2015 GSA Annual Meeting in Baltimore, Maryland, USA (1-4 November 2015)

Paper No. 43-4
Presentation Time: 9:00 AM-5:30 PM


GEARTY, William and PAYNE, Jonathan L., Department of Geological Sciences, Stanford University, 450 Serra Mall, Building 320, Stanford, CA 94305, wgearty@stanford.edu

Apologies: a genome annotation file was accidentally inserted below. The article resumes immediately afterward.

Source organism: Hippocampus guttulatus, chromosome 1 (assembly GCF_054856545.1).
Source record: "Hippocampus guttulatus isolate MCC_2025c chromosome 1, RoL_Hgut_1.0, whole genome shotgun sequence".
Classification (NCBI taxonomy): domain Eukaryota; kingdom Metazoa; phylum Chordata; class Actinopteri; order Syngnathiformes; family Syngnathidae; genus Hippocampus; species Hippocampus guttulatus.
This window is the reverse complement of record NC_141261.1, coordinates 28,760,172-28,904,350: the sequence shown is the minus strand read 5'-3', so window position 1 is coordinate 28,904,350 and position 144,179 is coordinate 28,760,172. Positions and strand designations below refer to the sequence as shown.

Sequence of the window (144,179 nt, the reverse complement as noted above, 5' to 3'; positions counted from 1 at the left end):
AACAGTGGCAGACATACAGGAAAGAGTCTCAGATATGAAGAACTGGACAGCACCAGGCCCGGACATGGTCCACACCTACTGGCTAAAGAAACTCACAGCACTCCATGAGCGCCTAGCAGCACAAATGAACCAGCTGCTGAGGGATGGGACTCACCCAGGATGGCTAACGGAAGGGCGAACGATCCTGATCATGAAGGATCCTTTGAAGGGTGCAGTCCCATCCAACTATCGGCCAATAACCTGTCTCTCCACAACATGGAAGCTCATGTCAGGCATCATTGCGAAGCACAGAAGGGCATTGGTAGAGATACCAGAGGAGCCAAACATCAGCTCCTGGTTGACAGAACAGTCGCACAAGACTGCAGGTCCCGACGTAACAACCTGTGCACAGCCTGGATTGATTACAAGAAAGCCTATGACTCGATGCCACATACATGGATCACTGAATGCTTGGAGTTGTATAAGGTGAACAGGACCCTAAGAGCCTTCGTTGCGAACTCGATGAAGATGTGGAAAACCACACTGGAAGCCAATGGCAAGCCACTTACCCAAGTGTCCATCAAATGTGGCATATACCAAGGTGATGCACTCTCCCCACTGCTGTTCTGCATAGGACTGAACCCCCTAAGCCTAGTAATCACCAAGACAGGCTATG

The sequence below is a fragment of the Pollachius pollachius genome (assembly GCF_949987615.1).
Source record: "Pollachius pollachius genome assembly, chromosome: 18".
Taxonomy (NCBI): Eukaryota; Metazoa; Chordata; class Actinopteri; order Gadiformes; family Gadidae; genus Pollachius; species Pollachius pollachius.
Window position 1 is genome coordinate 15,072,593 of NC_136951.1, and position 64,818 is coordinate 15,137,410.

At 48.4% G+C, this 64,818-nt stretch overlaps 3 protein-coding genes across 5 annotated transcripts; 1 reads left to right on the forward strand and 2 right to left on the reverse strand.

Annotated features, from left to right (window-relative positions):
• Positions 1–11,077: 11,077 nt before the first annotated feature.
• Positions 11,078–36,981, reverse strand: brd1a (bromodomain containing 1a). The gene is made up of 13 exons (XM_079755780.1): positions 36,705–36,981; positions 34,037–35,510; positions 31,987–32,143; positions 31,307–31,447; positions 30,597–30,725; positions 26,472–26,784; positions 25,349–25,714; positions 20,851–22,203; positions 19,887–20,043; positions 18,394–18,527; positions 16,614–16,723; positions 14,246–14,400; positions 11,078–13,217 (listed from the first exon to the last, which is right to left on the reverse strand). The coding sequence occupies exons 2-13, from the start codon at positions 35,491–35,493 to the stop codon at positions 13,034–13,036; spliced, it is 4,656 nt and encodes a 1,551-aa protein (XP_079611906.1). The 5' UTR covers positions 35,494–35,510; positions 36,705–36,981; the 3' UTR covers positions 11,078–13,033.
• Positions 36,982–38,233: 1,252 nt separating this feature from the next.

Evolutionary transitions between terrestrial and aquatic habitats are rare and often have large effects on the evolutionary trajectory of the clade making the transition. Following a single transition from the marine realm to the terrestrial realm, tetrapods have subsequently re-evolved a marine lifestyle at least 30 separate times. At least six of these re-invasions of the water occurred within crown-group mammals and four [Sirenians (Sirenia), whales (Cetacea), pinnipeds (Pinnipedia), and otters (Lutrinae)] clades are extant. Although marine mammals are widely known to be larger than their terrestrial sister groups, the extent to which the body size evolution of these clades reflects common constraints of a marine lifestyle remains little studied. Here we use previously published and publicly available data on the body masses of 3832 living and 3005 fossil mammal species in addition to the most recent mammal supertree and up-to-date fossil ranges to examine the evolutionary trajectories of body size in marine mammals both through comparative phylogenetic analysis and direct interrogation of the fossil record. We find that the evolution of an aquatic lifestyle has driven three of the four aquatic mammal clades toward indistinguishable body size attractors of ~1 metric ton. In these clades, phylogenetic analysis favors an Ornstein-Uhlenbeck model of size evolution and both phylogenetic and fossil data predict comparable optimal sizes and evolutionary trajectories. Both fossil and comparative phylogenetic data indicate that the otters (Lutrinae) were the most recent clade to reinvade the water and the only clade to remain at small body size. Our results confirm that mammals living in aquatic environments have higher optimal body sizes and further suggest the existence of a body size attractor that has been discovered independently by three mammalian clades. The sustained small size of aquatic mustelids could either indicate the presence of a second attractor at small size or competitive exclusion from the ~1 ton attractor. The close agreement in statistical inference from comparative phylogenetic and fossil data both strengthens the findings described above and highlights the power of both approaches to capture the macroevolutionary dynamics of body size.
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